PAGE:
# How to find the count of vertical lines in an image using Fourier Transform in MATLAB?

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I have taken an image of a grid and have obtained the vertical lines from the grid image using the following code.

But I now want to calculate the number of lines present using Fourier Transform on the "ver.jpeg" file.

clc

clear

close all

warning off

x=im2gray(imread('img-grid.png'));

x=~imbinarize(x);

%line structuring element

%2nd param- line length = 20px

%3rd param- angle = 90 for vertical lines

SE = strel('line',20,90);

%applying erosion to remove horizontal lines

s=imerode(x,SE);

%erosion shrinks vertical lines as well so applying dilation

s=imdilate(s,SE);

imwrite(s, 'ver.jpeg');

imshow(x)

title("Original")

imshow(s)

title("Vertical lines")

The below code I have used fft() function to get corresponding values for the 1st pixel row of image "ver.jpeg" but I am unable to make sense of the output.

%fourier transform

x=im2gray(imread('ver.jpeg'));

f=imbinarize(x);

row1 = f(1, :);

imshow(row1)

Y = abs(fft(row1));

plot(Y)

hold on;

plot(row1)

hold off;

subplot(2, 1, 1);

plot(Y)

title("fft(row1)")

subplot(2, 1, 2);

plot(row1)

title("row1 of ver.jpeg")

Can someone please help me how to get the count of lines from the image?

Thank you in advance.

##### 0 Comments

### Answers (3)

Jonas
on 28 Nov 2022

% create sample image

imgLine=repmat([ones(1,5) zeros(1,20)],[1 10]);

% shift it a bit to force broken (incomplete) lines

imgLine=circshift(imgLine,8);

tiledlayout(3,1);

nexttile();

imshow(imgLine)

fMax=numel(imgLine)/2;

freq=-numel(imgLine)/2:numel(imgLine)/2-1;

nexttile()

plot(freq,abs(fftshift(fft(imgLine))))

nexttile()

% without mean (DC) value

plot(freq,abs(fftshift(fft(imgLine-mean(imgLine)))))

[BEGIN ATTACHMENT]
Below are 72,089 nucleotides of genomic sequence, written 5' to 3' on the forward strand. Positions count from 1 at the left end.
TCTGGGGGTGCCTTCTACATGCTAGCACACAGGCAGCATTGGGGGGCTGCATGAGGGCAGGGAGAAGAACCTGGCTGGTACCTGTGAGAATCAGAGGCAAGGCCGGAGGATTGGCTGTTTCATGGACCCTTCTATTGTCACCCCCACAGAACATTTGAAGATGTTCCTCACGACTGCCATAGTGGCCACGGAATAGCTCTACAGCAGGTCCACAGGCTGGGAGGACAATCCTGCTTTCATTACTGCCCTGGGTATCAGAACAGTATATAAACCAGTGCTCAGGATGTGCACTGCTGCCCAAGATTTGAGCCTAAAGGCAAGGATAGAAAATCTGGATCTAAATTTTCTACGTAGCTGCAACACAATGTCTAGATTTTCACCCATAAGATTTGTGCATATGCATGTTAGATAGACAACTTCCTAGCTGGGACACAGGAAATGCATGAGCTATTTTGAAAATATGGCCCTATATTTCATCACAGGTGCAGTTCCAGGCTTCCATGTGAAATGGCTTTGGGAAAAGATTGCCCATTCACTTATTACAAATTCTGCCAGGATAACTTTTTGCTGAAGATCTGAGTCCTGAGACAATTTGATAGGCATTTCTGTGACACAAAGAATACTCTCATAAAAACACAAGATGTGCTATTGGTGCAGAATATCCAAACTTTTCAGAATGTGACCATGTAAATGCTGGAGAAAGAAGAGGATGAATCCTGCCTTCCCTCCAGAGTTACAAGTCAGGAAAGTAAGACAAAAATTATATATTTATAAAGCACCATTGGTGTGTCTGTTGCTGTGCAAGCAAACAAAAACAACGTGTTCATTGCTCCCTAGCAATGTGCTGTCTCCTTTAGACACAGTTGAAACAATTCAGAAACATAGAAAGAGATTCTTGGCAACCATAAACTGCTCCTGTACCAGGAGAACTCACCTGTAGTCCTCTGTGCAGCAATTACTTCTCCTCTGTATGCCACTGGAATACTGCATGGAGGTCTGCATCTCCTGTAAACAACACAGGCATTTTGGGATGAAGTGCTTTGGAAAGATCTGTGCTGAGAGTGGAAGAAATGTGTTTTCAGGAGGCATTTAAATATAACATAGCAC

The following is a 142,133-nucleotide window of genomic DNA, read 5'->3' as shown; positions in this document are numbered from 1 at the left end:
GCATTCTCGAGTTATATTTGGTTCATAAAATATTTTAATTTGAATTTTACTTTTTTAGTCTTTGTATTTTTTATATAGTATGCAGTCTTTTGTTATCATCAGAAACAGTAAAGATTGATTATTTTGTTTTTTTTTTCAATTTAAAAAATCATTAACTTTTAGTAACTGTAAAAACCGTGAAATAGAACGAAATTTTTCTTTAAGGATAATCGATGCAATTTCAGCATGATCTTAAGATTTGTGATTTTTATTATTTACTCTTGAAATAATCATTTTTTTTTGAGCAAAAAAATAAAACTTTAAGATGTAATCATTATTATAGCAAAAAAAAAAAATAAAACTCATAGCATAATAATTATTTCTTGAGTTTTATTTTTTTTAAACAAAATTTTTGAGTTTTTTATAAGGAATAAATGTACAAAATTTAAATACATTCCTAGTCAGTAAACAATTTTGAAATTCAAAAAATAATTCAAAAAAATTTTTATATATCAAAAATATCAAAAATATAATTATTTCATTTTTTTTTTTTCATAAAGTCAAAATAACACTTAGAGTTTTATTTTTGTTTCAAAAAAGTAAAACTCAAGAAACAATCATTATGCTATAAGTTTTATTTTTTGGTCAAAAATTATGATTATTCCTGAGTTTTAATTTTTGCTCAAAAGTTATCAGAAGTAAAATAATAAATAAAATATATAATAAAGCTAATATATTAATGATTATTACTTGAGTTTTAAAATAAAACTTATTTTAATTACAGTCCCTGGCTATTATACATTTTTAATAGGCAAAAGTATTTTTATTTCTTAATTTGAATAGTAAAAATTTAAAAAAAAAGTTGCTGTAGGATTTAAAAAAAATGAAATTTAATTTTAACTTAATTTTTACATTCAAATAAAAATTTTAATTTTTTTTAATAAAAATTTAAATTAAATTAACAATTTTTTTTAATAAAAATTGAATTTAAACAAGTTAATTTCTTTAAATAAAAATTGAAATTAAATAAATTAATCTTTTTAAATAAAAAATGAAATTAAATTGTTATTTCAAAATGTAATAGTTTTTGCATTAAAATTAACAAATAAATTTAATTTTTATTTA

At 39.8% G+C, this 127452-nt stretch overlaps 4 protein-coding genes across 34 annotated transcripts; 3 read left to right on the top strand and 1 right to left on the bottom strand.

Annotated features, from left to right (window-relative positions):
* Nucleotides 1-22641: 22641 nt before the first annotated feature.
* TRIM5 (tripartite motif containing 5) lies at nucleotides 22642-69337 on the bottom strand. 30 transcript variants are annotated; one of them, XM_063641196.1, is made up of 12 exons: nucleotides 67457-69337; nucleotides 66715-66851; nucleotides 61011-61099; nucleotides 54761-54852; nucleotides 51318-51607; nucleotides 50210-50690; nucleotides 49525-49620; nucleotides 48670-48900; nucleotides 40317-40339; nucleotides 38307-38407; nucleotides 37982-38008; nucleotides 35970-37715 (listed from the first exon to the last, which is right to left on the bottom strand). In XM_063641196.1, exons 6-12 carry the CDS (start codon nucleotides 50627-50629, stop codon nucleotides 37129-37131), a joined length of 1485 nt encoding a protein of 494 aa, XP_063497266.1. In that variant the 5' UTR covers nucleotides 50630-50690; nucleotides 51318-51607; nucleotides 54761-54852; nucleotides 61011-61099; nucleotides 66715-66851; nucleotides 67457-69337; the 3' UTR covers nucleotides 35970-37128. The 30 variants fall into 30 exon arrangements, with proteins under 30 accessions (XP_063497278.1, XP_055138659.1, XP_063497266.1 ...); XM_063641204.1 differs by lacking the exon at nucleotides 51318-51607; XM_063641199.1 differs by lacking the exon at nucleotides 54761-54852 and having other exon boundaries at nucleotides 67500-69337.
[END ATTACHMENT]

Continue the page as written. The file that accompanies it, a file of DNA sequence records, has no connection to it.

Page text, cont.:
xlabel('oscillations per image')

xlim([-15 15])

% first Peak seems to be near 10 -> 10 complete lines per image

as you can see, the question is how you want to count not cemplete lines. In itself, there were 9 complete lines and 2 divided, but 2 divided give 1 complete

##### 2 Comments

Jonas
on 28 Nov 2022

yes, thats possible, e.g. like that

imgLine=repmat([ones(1,5) zeros(1,20)],[1 10]);

% shift it a bit to force broken (incomplete) lines

imgLine=circshift(imgLine,8);

tiledlayout(4,1);

nexttile();

imshow(imgLine)

fMax=numel(imgLine)/2;

freq=-numel(imgLine)/2:numel(imgLine)/2-1;

nexttile()

plot(freq,abs(fftshift(fft(imgLine))))

nexttile()

% without mean (DC) value

withoutMean=abs(fftshift(fft(imgLine-mean(imgLine))));

plot(freq,withoutMean)

xlabel('oscillations per image')

xlim([-15 15])

withoutMean(freq<0)=[];

freq(freq<0)=[];

nexttile

findpeaks(withoutMean,freq,'NPeaks',1,'MinPeakHeight',0.8*max(withoutMean))

% you could use the output of findpeaks to get location or, if the value is

% the biggest

[~,idx]=max(withoutMean);

freq(idx)

Bjorn Gustavsson
on 28 Nov 2022

Why in the world do you want to use the Fourier transform to do that? You might be OK-ish for this specific pattern since it (superficially) seems regular, for that you could just check the first non-zero-frequency peak in the fft-spectrum. You know that the first component corresponds to an intensity-variation with a period-length of the full sequence, the second 2 component corrsponds to intensity-variations with 2 full periods over the entire sequence and on and on.

BUT: Why in the world do you want to use the Fourier transform to do this? In every non-classroom situation you can count on the signal being quasi-periodic - and in that case this is going the extra step to create a far more tricky problem.

##### 3 Comments

Bjorn Gustavsson
on 29 Nov 2022

Image Analyst
on 29 Nov 2022

I'd make a mask of the white. Then erase that part of the image. Then I'd sum the image vertically. You should get a signal with a bunch of peaks. Use findpeaks to locate their coordinates. Seems pretty easy but let us know if you have problems. Doing it in the spatial domain like this will let you locate every stripe even if they are not evenly spaces.

If you want to use Fourier you can take the 1-D fft of the sum signal and look for the dominant (non-DC) peak. Or take the 2D fft and look for the dominant peak along the y axis (since vertical stripes will diffract horizontally).

You could do a similar process on the white mask if you want the frequency of the white threads.

Doing it in the Fourier domain will give you the average frequency of the stripes, but not each one individually.

##### 0 Comments

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